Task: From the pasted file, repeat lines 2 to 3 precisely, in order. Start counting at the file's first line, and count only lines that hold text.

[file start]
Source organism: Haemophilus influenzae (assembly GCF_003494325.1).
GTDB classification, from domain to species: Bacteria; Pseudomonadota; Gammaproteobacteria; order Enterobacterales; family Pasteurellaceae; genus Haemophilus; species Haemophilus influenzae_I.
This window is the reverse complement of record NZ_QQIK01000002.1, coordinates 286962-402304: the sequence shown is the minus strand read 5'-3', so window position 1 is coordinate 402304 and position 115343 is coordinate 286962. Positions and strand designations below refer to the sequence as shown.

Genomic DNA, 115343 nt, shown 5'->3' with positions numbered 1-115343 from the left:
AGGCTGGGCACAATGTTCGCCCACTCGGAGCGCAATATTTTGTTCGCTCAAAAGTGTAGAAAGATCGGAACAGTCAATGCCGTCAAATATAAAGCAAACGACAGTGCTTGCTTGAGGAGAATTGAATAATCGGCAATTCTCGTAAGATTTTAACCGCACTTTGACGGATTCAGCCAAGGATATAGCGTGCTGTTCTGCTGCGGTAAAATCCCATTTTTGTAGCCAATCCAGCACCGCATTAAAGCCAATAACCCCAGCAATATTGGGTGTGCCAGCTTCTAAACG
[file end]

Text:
GTDB classification, from domain to species: Bacteria; Pseudomonadota; Gammaproteobacteria; order Enterobacterales; family Pasteurellaceae; genus Haemophilus; species Haemophilus influenzae_I.
This window is the reverse complement of record NZ_QQIK01000002.1, coordinates 286962-402304: the sequence shown is the minus strand read 5'-3', so window position 1 is coordinate 402304 and position 115343 is coordinate 286962. Positions and strand designations below refer to the sequence as shown.